Officinal Plants Section

An abundance of plants possess useful ingredients that are of central importance for human nutrition, medicine, craftsmanship, technology, etc. With the exception of table salt, all spices and a large part of the remedies used today are plant products. Externally the effect of the plant cannot be seen, since the chemical ingredients are what counts. In this section, the species are grouped according to their main constituents and their resulting uses. The proportion of plant species containing toxic substances is particularly high here (red label color): in particular, the active substances of many medicinal plants already have a toxic effect in slightly increased doses, because the dose and method of preparation of the herbal drug determine whether the effect is healing or toxic. The term "officinal" refers to a medicinal use, but the term is traditionally extended to plants whose chemical ingredients are used.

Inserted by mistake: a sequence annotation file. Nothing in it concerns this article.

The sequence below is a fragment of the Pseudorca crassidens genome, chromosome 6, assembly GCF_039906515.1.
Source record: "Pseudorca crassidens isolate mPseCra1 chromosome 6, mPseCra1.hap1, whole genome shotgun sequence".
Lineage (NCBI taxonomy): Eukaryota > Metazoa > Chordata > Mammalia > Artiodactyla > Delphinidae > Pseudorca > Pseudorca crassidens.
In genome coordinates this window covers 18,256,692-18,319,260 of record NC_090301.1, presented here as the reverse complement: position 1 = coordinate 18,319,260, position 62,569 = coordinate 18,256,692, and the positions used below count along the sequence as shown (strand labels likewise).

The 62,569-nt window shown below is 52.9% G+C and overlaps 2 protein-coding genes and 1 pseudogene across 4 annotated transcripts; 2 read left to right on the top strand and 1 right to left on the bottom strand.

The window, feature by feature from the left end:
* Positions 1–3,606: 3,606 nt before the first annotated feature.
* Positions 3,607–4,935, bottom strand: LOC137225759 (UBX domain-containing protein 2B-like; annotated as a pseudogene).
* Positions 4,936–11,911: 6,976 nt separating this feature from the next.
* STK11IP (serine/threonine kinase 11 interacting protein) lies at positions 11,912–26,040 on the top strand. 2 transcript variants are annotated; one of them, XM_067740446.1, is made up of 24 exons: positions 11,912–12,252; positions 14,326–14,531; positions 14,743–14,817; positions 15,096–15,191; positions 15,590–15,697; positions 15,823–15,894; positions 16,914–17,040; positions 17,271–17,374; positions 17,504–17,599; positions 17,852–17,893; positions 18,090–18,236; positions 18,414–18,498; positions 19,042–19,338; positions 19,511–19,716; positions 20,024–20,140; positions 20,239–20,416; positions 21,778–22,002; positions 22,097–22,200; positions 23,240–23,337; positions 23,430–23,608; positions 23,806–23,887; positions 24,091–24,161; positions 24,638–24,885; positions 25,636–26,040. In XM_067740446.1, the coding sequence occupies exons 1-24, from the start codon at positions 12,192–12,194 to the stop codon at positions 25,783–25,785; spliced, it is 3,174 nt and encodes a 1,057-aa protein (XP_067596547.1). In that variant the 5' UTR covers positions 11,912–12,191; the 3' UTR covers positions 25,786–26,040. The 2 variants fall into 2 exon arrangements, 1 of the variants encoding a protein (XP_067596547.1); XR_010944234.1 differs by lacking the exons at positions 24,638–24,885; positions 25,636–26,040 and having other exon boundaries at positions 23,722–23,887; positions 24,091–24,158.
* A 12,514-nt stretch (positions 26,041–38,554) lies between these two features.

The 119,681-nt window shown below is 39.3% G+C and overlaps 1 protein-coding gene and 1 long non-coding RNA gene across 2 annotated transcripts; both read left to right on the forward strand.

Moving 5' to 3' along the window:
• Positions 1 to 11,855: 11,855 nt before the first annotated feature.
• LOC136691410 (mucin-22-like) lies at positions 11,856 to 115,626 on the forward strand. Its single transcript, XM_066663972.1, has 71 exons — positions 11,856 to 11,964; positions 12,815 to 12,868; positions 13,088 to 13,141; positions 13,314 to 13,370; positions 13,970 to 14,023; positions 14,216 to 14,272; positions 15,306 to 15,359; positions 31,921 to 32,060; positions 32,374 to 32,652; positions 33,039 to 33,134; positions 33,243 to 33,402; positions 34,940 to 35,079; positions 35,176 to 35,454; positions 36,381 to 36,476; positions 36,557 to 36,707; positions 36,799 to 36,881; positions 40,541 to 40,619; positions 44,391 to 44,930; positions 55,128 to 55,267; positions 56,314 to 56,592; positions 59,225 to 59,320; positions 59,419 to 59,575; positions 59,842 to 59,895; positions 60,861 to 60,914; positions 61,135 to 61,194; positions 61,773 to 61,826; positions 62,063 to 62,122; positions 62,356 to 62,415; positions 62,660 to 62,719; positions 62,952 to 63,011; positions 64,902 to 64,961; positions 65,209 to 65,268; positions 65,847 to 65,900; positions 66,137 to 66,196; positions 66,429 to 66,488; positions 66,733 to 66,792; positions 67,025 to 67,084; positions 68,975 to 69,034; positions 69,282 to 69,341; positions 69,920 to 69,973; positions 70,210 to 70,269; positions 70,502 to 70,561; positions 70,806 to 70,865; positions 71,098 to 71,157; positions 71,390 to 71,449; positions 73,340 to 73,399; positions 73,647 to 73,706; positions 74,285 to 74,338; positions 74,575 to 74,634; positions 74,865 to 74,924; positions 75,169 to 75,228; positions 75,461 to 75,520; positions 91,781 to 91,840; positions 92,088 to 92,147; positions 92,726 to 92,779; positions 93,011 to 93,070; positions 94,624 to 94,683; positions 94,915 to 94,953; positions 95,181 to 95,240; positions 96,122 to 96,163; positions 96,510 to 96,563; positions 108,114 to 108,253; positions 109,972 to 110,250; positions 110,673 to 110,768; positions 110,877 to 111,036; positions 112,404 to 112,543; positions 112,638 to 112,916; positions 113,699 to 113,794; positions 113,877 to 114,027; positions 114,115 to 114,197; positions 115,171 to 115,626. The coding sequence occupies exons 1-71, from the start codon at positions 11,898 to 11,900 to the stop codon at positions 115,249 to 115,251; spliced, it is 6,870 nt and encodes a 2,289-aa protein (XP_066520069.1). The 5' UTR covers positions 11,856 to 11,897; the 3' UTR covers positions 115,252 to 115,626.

The importance of medicinal plants in human history can be traced back thousands of years, when such use was first documented. The oldest such document, Papyrus Ebers, comes from Egypt around 1550 B.C. and is a collection of medicinal recipies with descriptions of the remedies, their preparation, and dosage. Additionally, the herb books of the 16th century were an important source for plant knowledge in the centuries to follow, and the many monastic gardens, where mostly medicinal plants were cultivated, can be seen as the predecessors of today’s botanical gardens such as the one in Rostock.

View of the officinal plants section that has been designed on both sides of the path according to the original plans and is framed by shrubs and trees of the arboretum.